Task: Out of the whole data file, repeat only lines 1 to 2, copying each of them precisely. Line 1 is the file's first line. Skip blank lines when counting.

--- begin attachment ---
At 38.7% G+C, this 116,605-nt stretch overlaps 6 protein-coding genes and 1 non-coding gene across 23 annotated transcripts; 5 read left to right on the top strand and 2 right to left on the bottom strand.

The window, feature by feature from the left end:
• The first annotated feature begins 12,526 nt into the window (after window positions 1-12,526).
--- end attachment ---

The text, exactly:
At 38.7% G+C, this 116,605-nt stretch overlaps 6 protein-coding genes and 1 non-coding gene across 23 annotated transcripts; 5 read left to right on the top strand and 2 right to left on the bottom strand.

The window, feature by feature from the left end: